Of all strands of education, political education in particular, (supposedly an education to help make sense of power relations in society in order to challenge them), must empower the learners! When I hear leaderships call for more political education, (like the disaster managers and aid agencies mentioned above), they are trying to solve a complex series of problems through short cuts. It is as if they want to put up a tent that the membership must pass through, and at the other end they emerge enlightened, politically conscious, and ready to appreciate what the leadership is trying to do on their behalf! The membership once politically educated, will no longer be displaced! Ahhh, if it was only that simple.

A few years ago, I asked a veteran left politician in London what he thought members of a progressive political party needed to know in terms of political education, and he said first and foremost, they must know how to hold their own leaders to account, and secondly, how to replace them if need be! In other words, how to take control of their own struggles, their own organizations. How to build membership power, how to build active (as opposed to passive) relationships between memberships and leaderships. And that is why Dominic’s reference to Freire is so helpful. Political education is not simply about appreciating what the leadership are trying to do! It is not even about understanding the main ideas of Comrades Marx, Lenin, Luxembourg etc. Important though they are. Being able to quote Comrade Fidel at a branch meeting should not be central aim of political education however impressive!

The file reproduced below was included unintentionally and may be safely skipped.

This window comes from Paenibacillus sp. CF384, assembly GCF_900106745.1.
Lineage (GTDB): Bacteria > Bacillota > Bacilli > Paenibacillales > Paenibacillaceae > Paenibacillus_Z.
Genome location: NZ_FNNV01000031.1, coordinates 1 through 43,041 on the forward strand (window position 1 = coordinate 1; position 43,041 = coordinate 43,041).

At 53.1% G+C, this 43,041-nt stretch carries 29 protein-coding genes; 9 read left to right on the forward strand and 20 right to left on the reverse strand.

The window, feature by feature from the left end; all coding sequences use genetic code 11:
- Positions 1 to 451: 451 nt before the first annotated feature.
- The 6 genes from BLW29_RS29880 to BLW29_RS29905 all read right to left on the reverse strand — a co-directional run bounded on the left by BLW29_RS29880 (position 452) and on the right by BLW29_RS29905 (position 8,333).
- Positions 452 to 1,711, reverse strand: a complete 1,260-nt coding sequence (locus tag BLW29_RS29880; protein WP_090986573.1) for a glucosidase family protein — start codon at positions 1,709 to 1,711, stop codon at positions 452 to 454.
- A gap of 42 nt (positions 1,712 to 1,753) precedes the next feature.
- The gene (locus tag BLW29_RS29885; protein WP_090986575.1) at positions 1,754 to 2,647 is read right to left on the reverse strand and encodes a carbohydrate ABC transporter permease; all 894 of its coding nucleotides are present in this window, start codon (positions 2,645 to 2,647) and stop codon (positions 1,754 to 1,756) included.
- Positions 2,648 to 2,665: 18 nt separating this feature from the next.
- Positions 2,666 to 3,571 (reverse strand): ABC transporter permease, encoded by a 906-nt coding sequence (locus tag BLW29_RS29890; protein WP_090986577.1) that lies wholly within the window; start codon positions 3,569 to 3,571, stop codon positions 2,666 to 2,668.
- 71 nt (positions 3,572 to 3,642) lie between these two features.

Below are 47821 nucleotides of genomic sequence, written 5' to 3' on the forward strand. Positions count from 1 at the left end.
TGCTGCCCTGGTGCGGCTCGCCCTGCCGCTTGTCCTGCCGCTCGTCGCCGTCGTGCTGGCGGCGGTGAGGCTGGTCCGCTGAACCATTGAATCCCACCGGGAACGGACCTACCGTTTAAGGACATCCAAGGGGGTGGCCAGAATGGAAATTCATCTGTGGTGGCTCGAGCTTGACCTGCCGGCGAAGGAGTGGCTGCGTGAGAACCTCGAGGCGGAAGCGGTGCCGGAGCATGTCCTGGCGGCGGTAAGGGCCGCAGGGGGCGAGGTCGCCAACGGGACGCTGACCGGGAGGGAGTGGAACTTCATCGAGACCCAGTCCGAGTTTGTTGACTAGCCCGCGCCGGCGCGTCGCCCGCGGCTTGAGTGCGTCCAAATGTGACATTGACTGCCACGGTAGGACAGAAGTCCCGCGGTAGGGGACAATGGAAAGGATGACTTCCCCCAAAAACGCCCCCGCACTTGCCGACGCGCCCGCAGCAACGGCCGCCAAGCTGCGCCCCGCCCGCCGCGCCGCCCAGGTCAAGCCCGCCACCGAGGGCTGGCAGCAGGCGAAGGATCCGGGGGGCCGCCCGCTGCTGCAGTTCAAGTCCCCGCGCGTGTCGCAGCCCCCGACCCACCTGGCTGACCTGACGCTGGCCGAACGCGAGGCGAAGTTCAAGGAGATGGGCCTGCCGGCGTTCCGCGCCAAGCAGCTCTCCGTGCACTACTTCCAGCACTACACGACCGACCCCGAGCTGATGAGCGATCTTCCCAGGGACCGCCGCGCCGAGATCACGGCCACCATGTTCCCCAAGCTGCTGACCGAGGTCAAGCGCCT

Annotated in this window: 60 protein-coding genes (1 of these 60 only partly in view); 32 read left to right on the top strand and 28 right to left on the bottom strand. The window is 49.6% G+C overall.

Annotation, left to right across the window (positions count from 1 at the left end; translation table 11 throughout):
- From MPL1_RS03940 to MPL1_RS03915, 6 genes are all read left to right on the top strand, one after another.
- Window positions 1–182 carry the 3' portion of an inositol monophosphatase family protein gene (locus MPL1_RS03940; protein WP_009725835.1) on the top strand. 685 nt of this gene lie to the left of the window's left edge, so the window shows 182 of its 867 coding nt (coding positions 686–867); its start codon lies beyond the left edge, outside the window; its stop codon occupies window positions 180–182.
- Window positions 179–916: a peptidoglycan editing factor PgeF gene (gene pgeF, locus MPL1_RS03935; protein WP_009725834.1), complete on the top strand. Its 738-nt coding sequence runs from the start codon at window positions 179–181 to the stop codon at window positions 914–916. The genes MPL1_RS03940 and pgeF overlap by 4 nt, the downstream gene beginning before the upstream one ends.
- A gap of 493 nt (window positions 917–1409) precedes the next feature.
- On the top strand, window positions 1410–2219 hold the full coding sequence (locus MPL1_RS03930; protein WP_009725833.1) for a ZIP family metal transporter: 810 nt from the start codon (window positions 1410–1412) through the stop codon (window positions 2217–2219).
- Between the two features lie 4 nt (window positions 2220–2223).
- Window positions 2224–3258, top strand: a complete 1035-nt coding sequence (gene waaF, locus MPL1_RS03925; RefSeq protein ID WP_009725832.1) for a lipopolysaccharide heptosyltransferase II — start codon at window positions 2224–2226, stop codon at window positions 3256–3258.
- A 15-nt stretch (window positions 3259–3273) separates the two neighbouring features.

So what is political education? Well, it certainly seems easier to define what it is not than what it is, but here goes….I would argue that it must be a dialectical process. Firstly it must be about creating the space for learners to critically engage with the challenges that they face, on every level, and as they themselves define them, including the type and character of the revolutionary organization needed to take the struggle forward. Secondly, it must be about accessing, engaging with, and drawing upon the lessons of all those revolutionaries who have gone before, and who are struggling now, alongside us, even in other countries. And at its core must be opportunities to talk/listen/connect/discuss with one another. Thirdly, to arrive at a place where learnings can be applied in practice, and learners feel sufficiently empowered to act together for change. And finally, to reflect on what has been done in order to inform further deliberations, in other words to use the collective experience as an on-going educational resource. Of course a process like this will be flexible, unpredictable even, and cannot be applied rigidly without being itself subject to change.